Plumbers: Term for a Specific Drain...

I’m seeking a term for a drain found in commercial use where one pipe (of small diameter) drips into a larger pipe without use of a physical connection. I want to say it is called something like a weep pan, for a WAG?

Maybe my WAG is all wet! But, such a drain does exist…what is the correct term for this?


  • Jinx

You mean…no plumber has come across this? As I recall, related to this, there is a type of floor drain which is like a countersunk box. You might see this in a grocery store tucked under/near a refrigerator or freezer case to catch condensate. Does somem plumber know what this is called???


  • Jinx

I belive what you are talking about an air gap fitting, something like this (sorry, that was the best picture I could find, the same site has some good information about backflow prevention though.)

Plumbing code varies but normally anytime the water supply can physically contact the waste water some sort of device is required to prevent waste water from being ‘sucked’ into the water supply line in the event of a severe water pressure drop in the supply line. There are various backflow prevention devices to do this but a an ‘air gap’ is probably the best and most reliable.

A normal bathroom sink has an air gap because the sink will overflow before it reaches the spout, therefore there is no connetion between the water supply and waste water. On the other hand an outdoor hose can easily be placed into a bucket and contaminate the water supply in the event of a vacuum in the water supply, therefore in most places outdoor faucets are required to have a built in backflow prevention device.

I would guess in the case of a grocery store freezer there is probably a hose in the freezer for cleaning purposes or some sort of built in spray, the airgap prevents the hose from a possible connection to the waste water. I have also seen these fittings on the drains for commercial sinks where a hose can be dropped into the water.

Well, heat pumps use a drain pan to catch condensate in the event that the normal discharge route gets clogged up. But as for the plumbing, most codes require an air trap and an indirect connection to the waste line. I’ve seen many instances of the condensate line ending in an elbow joint that sits on the edge of a larger pipe coming out of the floor (as per your description) but I don’t think this arrangement has a special name. I’ve also seen some cases where the condensate line runs to a drain in the floor similar to a shower drain. Something like the last picture on this page.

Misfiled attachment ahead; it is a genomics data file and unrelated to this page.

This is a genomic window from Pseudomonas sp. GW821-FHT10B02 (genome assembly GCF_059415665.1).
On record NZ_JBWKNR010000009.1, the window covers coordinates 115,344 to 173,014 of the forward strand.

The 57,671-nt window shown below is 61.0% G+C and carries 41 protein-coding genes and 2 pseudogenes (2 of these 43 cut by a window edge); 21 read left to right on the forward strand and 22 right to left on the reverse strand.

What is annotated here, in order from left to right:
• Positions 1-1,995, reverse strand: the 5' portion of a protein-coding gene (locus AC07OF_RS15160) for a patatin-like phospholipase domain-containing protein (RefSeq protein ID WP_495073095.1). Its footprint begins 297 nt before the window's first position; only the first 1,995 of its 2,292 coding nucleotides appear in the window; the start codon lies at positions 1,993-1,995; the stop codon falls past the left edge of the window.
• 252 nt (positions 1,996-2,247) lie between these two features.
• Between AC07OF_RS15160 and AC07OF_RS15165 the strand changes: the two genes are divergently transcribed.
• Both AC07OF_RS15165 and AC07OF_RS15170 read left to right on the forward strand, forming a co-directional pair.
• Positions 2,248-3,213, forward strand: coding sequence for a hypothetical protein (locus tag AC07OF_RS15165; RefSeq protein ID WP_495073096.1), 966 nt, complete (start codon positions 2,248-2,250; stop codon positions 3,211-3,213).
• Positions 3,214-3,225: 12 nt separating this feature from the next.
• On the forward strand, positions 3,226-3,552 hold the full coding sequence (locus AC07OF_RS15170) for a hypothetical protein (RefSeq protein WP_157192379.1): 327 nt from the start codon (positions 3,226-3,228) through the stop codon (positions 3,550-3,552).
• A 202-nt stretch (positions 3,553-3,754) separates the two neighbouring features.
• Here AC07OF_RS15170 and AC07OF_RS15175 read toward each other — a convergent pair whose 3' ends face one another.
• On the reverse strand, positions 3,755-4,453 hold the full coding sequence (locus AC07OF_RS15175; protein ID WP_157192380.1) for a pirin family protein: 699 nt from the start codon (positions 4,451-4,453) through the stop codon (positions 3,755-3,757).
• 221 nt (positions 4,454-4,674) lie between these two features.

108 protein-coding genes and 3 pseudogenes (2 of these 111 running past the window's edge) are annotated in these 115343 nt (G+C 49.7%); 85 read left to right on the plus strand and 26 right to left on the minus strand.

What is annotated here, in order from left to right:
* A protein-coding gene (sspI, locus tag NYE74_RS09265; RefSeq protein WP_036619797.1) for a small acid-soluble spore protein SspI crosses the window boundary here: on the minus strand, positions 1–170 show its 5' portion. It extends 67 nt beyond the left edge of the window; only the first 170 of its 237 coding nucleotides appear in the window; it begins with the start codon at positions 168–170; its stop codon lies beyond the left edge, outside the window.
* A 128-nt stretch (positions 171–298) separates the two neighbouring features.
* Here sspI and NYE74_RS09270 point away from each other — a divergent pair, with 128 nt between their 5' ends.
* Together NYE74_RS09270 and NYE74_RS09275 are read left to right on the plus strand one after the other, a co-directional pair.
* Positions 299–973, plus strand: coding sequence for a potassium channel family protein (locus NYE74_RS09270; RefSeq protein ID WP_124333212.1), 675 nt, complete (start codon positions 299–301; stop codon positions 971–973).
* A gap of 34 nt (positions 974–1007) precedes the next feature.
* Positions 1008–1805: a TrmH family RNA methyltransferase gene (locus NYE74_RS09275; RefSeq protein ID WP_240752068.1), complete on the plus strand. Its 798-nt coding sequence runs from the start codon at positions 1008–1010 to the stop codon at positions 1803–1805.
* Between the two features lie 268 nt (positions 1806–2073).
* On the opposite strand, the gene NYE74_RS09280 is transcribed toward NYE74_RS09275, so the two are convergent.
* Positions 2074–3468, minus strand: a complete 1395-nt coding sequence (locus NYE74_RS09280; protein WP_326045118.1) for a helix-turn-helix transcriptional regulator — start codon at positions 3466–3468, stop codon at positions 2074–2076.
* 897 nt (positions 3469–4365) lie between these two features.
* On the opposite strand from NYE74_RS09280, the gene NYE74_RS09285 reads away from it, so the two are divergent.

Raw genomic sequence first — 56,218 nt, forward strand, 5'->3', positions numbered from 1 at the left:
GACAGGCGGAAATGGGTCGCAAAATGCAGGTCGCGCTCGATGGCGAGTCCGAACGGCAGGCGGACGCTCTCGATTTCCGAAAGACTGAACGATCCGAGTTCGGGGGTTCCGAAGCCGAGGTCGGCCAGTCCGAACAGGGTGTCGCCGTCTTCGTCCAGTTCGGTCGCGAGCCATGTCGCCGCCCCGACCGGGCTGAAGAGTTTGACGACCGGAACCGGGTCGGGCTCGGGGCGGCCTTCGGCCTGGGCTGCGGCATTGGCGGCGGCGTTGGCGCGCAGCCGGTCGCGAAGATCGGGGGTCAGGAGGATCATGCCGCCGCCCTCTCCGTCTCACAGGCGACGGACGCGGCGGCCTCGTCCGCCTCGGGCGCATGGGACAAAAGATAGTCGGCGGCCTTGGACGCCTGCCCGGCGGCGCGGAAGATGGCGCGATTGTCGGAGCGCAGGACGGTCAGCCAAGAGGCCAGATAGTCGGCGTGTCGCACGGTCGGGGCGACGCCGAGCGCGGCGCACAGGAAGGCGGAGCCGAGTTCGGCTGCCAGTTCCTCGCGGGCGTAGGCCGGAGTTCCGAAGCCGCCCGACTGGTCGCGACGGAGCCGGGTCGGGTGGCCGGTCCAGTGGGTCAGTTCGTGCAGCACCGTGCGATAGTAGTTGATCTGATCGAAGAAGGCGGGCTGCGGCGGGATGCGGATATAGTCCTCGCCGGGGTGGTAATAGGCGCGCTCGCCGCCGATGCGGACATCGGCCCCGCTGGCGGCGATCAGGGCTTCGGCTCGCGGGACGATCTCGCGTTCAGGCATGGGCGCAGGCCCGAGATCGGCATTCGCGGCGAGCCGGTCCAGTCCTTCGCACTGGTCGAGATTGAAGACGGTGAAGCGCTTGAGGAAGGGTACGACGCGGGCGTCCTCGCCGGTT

This is only one part of the reason for having an air gap, in fact what your talking about is more of an anti-siphon measure. You’ll also usually see these inrestaurants. Under the sink, the water will go down the drain about 3 or 4 inches, then there’ll be a 1 or 2 inch gap where the water will fall into a larger diameter pipe (or a large dia to small dia coupler sort of like a funnel) and then it will go through the trap and into the main drain. This is so that waste water can’t back up into the sink. If you are thawing something in the sink under running water, or have any food or even clean utensils that are air drying in the sink and waste water backs up into it, you may not even notice it and wind up contaminating alot of food. This way if it backs up it just spills onto the floor and can’t get to the food.